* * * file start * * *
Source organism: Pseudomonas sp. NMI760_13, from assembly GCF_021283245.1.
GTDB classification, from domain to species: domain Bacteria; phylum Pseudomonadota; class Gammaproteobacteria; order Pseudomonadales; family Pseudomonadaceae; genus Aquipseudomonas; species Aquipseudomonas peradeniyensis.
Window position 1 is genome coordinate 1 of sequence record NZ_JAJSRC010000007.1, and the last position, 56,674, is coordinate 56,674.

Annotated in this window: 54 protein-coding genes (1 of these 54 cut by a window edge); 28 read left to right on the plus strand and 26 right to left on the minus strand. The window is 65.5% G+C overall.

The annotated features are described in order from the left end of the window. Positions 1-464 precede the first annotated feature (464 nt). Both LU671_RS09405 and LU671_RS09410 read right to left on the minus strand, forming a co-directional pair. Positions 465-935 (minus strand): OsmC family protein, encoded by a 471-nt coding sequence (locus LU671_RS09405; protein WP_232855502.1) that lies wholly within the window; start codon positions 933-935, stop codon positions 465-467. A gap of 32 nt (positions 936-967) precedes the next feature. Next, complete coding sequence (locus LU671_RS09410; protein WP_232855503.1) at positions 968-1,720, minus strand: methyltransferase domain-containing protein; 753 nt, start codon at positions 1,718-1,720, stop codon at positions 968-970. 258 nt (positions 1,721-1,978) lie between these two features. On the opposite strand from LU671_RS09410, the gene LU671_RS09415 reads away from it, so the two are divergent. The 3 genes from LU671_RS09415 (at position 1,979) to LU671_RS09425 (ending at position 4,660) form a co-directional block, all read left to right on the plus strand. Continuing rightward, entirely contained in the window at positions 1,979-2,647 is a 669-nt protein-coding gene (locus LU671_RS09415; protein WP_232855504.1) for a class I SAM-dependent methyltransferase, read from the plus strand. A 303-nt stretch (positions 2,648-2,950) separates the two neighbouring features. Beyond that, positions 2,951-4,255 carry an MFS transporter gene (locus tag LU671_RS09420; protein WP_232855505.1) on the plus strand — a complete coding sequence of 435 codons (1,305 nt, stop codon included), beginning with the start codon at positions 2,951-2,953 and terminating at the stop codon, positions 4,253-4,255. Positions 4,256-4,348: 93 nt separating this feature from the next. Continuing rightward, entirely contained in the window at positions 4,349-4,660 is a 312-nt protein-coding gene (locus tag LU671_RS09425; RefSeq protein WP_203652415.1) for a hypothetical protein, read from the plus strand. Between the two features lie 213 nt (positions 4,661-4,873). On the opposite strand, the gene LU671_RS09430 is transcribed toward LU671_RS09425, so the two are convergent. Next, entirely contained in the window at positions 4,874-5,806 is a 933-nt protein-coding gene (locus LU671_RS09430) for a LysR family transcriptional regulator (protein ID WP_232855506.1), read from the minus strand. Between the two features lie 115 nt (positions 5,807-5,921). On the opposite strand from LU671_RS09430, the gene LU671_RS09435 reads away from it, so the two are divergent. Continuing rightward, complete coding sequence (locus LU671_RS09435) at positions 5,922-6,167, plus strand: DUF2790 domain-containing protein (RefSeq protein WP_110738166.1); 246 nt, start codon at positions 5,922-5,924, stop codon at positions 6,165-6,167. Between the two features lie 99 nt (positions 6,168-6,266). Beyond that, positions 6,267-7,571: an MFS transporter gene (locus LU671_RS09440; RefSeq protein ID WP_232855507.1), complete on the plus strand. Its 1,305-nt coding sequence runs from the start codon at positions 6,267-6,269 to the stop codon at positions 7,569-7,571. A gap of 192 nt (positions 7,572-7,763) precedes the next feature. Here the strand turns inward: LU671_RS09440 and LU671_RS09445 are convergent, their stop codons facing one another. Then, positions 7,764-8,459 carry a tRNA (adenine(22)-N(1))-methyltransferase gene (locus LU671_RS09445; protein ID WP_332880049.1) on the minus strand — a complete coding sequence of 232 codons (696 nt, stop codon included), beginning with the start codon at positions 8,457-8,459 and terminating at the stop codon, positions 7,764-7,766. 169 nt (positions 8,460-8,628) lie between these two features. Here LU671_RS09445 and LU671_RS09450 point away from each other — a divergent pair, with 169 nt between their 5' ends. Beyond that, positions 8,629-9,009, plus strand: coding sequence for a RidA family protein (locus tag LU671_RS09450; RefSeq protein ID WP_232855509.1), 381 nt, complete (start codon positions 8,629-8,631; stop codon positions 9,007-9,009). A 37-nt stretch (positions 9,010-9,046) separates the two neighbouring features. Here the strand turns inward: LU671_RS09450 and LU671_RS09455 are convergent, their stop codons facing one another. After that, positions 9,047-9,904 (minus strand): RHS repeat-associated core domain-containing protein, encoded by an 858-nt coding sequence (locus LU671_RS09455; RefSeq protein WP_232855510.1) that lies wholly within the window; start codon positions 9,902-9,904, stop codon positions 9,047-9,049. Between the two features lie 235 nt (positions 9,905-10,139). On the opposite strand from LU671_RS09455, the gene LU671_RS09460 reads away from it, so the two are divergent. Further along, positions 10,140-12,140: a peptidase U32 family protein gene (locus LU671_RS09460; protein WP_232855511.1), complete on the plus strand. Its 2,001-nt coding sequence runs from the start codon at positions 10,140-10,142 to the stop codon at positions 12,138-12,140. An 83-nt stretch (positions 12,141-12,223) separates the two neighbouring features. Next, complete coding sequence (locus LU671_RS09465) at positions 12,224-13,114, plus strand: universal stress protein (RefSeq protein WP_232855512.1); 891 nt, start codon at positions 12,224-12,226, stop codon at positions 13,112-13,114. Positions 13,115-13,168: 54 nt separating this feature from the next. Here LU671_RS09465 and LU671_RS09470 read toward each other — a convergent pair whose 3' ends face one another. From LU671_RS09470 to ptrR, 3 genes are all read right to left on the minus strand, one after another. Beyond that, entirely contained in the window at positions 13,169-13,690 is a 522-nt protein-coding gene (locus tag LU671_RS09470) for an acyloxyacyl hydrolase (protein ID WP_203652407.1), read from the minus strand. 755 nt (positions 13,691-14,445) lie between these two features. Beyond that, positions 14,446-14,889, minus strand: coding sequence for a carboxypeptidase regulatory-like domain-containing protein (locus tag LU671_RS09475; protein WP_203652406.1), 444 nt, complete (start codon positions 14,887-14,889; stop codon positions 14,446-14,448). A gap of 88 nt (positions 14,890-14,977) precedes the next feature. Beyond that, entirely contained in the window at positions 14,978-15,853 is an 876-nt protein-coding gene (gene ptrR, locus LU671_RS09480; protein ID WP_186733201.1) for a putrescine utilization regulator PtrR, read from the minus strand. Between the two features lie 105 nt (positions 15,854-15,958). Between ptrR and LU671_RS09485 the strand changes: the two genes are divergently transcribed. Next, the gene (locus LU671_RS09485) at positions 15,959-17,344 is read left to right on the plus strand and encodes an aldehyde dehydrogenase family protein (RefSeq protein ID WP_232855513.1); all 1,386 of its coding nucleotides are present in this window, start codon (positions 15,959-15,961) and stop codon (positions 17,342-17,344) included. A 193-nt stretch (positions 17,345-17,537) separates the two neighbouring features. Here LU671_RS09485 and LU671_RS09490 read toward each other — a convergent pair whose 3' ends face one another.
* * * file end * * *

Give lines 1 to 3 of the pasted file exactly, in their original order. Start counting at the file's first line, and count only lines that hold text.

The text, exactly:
Source organism: Pseudomonas sp. NMI760_13, from assembly GCF_021283245.1.
GTDB classification, from domain to species: domain Bacteria; phylum Pseudomonadota; class Gammaproteobacteria; order Pseudomonadales; family Pseudomonadaceae; genus Aquipseudomonas; species Aquipseudomonas peradeniyensis.
Window position 1 is genome coordinate 1 of sequence record NZ_JAJSRC010000007.1, and the last position, 56,674, is coordinate 56,674.